I write, I know several other people who write, and it’s hard work. I have tremendous respect for people who do this for a living, since I know how hard it can be sometimes to squeeze out a coherent sentence. So what do you do when you feel like you can’t write anymore?
Writers have a tendency to have sloppy offices. At least the writers I know. There is an ordered chaos that makes complete sense to us. We have treasures and talisman that we like, or need, to see but there’s always one extra special piece. One piece which the writer finds the most inspiring.
In among my clutter is one scrap of paper tacked to the edge of a shelf. What’s printed on the paper spoke to me the day I decided that I couldn’t write anymore. These words pushed me, and inspired me to continue. This quote came from an unexpected place as inspiration often does, the sports section of the local paper.
The morning that this quote came into my life, I had given up writing. I melodramatically burned every manuscript page I had on hand, so I could clear the way to convert my office back into a spare bedroom. Writing had become too tough. My agent had dropped me over a stupid disagreement on my current manuscript, and other agents seemed uninterested in my work. I felt like there was nowhere for me to go.
When I took a break from my manuscript bonfire, I decided to read the sports section. I am a huge hockey fan and if there’s an article about the Minnesota Wild I’ll read it. In that day’s paper was an article about the team’s goaltender Niklas Backstrom and his career.
Of course, I read it, not expecting an epiphany. Then I read this:
“I always remember that,” Backstrom said. “Playing in the first division, being sent down, almost seeing the end of my career. I worked my way up from there. It’s different when you’ve been really down. You know how to appreciate things when they’re going well. The key is keeping your feet on the ground. When you’ve been down there, you don’t want to go back. You’ll do anything in your power to stay up.”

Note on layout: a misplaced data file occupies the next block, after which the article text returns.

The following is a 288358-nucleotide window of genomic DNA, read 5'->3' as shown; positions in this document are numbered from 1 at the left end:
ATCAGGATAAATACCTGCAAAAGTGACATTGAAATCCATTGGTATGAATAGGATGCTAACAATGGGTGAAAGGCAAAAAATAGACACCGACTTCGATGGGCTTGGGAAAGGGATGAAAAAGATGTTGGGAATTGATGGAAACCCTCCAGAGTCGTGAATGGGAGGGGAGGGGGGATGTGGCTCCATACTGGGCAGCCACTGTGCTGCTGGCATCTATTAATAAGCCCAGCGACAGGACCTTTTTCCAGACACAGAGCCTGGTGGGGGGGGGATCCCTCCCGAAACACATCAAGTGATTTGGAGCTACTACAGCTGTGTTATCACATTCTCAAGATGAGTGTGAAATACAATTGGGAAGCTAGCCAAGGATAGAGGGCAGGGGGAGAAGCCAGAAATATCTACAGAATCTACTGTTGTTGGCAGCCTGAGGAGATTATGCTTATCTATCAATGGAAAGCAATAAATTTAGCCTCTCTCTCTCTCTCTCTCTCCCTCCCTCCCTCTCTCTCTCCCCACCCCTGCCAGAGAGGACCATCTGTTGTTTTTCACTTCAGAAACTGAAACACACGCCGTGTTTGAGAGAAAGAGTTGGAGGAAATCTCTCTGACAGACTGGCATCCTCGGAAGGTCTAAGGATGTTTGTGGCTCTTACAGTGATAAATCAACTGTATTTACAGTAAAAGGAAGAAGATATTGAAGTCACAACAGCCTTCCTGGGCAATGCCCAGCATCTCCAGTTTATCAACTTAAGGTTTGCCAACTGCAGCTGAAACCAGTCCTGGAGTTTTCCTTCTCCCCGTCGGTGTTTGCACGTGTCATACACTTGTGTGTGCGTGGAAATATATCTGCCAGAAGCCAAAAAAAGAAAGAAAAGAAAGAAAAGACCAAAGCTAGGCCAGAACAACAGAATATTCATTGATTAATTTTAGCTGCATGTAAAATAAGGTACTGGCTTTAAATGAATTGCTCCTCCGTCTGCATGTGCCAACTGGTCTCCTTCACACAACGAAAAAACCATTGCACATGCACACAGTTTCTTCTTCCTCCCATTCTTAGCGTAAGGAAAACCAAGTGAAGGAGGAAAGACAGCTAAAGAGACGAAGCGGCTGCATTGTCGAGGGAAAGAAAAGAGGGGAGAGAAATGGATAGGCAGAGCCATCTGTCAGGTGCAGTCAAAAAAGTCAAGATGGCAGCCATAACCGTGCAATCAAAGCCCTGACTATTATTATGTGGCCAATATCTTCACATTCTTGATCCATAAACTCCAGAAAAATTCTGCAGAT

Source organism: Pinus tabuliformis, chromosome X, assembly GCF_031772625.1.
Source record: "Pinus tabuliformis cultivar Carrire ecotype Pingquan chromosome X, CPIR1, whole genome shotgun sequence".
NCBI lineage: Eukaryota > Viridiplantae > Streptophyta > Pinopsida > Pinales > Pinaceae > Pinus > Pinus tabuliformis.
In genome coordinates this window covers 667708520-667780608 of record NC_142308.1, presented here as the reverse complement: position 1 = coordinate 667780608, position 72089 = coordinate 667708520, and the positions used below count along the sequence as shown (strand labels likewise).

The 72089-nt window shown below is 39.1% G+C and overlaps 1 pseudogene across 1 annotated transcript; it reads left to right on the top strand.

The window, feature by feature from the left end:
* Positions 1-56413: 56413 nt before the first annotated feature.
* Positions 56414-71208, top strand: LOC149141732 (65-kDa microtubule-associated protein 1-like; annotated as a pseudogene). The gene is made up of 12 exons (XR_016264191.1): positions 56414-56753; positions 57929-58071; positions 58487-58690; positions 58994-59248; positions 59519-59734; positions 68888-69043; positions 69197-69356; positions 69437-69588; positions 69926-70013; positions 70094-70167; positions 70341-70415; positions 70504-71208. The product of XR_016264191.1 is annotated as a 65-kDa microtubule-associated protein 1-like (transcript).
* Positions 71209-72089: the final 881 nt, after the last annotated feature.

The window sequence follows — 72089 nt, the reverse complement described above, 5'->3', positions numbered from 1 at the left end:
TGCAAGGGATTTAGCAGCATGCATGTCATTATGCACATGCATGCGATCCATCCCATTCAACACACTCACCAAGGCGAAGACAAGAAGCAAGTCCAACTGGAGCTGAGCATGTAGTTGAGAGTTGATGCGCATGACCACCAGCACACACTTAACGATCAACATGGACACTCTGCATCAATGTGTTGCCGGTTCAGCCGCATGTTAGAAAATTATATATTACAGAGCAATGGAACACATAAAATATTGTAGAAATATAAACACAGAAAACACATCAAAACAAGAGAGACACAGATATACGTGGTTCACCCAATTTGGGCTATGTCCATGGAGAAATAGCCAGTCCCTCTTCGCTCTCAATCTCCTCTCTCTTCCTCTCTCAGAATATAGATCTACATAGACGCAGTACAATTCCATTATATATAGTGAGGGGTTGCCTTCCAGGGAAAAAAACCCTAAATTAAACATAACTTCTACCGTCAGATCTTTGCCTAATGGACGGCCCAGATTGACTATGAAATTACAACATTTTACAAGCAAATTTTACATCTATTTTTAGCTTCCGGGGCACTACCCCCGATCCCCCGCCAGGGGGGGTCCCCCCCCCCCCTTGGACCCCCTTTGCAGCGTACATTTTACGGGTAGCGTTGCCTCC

It was one of those times when something speaks to you so deeply that you’re stopped from reading any further. I read the quote again. Then I read it a third time and started to chuckle.
I’m pretty sure I said, “Duh!” out loud. At the very least, the word went through my head, in a mocking tone like a playground taunt. I was being stupid.
There were two ways I could go. I could get up and work harder, or I could lay down and witness the end of my career.
I typed the quote on a sheet of paper and tacked it to the edge of my shelf where I would see it every day. Among the chaos, it is a reminder of how close I came to chucking my career into the abyss, and why every day I need to work just a little bit harder.
Stacy Verdick Case is the author of the Catherine O’Brien mystery series. The second book in the series A Luring Murder was released in December. She is still a huge Minnesota Wild fan, still reads the sports section and still loves to find unlikely inspiration. Visit Stacy on the web at www.StacyVerdickCase.com